Going into the Sixties, Reliant decided that  the time to revamp the old Austin Seven  engined version of the Regal was well overdue.

In 1962, Reliant introduced  an entirely new  version of  their sturdy multi-purpose vehicle, still with only one front wheel, and an all-glass-fibre body.

This time  the Regal was fitted with an in-house developed overhead-valve four-cylinder engine with alloy block and head castings, matched up to  and a four-speed gearbox

Early versions of the Regal came with aluminium bodywork attached to an ash frame,although Regals produced later in the production had bodies made from glass fibre .

Launched as the 3/25 (where 25 represented the claimed power output) this Regal would be around for more than ten years and more than 105,000 examples.

Like the early Regals, this generation of three-wheelers sold strongly on their virtues of lightness, operating economy and reduced annual licensing fees.

For all of its production years, Reliant marketed the Regal as a three wheeler tricycle to present its owners avoid the heavy taxation levies on new cars.

That was because the Regal was classed as a tricycle, no full driving license was needed to drive it, making it an attraction to entry level novice drivers.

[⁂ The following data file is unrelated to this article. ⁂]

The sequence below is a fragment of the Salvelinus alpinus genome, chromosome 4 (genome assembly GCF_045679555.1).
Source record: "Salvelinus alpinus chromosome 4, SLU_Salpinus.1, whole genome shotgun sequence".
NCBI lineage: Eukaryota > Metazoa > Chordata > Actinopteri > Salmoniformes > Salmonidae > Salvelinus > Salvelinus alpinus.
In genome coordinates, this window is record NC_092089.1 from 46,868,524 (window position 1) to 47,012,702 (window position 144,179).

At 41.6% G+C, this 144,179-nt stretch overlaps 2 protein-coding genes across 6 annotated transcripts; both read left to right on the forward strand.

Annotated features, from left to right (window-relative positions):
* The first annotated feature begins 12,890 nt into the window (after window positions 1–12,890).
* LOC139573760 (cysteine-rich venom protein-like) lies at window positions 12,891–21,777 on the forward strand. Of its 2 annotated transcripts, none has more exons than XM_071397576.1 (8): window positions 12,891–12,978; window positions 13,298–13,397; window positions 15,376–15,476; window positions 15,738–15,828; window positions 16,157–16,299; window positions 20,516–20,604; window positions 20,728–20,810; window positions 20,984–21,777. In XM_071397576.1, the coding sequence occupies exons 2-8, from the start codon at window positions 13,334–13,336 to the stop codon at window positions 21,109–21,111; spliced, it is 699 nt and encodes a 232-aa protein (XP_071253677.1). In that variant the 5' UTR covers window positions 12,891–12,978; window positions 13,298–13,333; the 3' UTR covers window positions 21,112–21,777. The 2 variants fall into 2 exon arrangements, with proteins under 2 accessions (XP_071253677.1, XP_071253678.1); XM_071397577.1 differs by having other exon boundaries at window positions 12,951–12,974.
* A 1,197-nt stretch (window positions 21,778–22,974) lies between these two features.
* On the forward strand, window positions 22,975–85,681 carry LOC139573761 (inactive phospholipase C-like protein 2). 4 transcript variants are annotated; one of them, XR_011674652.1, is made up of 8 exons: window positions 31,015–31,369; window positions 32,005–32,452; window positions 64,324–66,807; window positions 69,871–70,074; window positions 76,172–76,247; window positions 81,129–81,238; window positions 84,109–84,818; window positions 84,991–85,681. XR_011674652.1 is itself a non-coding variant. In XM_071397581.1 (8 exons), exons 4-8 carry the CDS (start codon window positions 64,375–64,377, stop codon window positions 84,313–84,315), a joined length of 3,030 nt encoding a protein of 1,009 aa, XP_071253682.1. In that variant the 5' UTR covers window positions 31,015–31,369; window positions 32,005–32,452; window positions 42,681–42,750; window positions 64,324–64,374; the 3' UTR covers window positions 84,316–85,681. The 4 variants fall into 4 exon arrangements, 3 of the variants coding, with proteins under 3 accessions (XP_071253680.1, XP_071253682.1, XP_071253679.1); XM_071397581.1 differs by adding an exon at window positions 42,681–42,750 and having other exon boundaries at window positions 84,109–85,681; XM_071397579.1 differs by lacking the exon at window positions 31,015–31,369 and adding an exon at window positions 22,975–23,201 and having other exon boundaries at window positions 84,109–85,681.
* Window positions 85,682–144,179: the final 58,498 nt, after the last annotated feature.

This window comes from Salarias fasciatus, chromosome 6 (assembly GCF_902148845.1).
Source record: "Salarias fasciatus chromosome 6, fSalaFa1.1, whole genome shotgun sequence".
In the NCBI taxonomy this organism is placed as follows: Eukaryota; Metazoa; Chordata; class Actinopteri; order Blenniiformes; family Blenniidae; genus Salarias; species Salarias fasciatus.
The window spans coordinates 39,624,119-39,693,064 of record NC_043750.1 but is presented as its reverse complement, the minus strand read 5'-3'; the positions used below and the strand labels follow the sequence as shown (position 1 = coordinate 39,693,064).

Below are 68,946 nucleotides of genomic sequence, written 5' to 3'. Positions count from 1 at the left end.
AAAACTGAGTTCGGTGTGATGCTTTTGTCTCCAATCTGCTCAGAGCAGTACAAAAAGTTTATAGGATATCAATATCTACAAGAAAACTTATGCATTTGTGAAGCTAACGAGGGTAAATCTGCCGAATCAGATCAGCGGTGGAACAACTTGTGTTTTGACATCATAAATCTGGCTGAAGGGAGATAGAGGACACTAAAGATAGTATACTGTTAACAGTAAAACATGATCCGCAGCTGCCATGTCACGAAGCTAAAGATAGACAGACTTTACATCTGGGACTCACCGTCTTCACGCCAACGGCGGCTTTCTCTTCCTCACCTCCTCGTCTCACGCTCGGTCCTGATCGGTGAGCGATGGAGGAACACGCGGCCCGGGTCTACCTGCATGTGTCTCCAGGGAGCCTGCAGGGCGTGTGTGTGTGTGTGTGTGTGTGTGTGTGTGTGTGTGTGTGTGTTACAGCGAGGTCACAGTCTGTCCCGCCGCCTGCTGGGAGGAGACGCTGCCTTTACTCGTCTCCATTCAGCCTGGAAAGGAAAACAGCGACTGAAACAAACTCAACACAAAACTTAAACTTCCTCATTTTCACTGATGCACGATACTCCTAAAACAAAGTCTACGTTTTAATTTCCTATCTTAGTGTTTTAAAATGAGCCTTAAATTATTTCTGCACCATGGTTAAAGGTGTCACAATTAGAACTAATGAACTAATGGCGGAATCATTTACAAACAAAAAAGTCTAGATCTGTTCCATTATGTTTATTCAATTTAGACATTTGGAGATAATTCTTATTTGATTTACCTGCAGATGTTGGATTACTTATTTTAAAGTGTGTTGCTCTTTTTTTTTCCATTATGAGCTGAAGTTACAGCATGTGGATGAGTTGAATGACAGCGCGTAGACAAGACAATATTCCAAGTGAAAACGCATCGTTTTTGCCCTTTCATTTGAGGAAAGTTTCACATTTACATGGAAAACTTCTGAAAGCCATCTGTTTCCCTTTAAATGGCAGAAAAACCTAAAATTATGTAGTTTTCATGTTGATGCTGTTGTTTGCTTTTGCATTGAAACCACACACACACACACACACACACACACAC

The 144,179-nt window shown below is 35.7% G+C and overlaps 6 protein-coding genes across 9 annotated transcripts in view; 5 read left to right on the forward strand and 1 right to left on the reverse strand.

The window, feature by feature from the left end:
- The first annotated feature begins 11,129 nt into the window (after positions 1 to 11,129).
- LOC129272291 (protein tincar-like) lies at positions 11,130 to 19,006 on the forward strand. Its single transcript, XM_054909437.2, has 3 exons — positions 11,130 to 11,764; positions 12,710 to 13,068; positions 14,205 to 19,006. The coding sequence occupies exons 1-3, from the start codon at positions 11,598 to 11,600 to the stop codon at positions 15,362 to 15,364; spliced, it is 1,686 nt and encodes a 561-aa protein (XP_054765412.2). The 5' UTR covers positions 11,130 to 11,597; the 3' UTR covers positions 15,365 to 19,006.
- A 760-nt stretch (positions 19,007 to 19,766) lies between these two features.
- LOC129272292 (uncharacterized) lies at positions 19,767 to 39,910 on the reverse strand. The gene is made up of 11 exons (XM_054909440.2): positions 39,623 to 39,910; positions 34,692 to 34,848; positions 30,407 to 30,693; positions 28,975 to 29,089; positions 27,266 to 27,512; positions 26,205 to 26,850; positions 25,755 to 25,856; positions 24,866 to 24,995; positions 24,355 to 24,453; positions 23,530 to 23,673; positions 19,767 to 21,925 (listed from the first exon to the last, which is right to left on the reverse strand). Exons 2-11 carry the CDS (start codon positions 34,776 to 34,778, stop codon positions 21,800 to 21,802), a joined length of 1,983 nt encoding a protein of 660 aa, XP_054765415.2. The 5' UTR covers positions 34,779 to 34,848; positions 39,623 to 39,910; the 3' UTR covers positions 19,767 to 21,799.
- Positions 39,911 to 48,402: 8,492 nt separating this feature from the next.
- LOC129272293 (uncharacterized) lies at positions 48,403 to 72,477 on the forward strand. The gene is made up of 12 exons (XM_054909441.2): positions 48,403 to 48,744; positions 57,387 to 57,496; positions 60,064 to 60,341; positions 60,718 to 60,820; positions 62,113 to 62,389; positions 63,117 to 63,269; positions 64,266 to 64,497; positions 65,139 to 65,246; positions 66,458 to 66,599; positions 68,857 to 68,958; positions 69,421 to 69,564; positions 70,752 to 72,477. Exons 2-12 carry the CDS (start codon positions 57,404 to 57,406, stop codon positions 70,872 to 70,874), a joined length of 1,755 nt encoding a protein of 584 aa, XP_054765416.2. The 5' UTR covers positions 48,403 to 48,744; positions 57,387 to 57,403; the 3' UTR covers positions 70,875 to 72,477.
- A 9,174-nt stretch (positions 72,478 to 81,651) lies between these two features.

On the downside, the Reliant Regal was not too easy a car to drive,  notoriously very unstable particularly when pushed hard on corners.  

An estate car derivative joined the range from the mid-Sixties, and from 1967 the family saloon was updated to the 3/30, this time powered by a 701cc 29bhp derivative of the little engine.

Despite the glamour of its stablemates,  the Regal was very much the mainstay of Reliant's business during the Sixties

Over one hundred thousand Mark II Regals were sold in the almost ten years that the car was in production, going on to be a part of UK culture.

Reliant persisted with three-wheeled cars right up until 2001, when the Regal's replacement, the three-wheeled version of the  Robin, finally went out of production.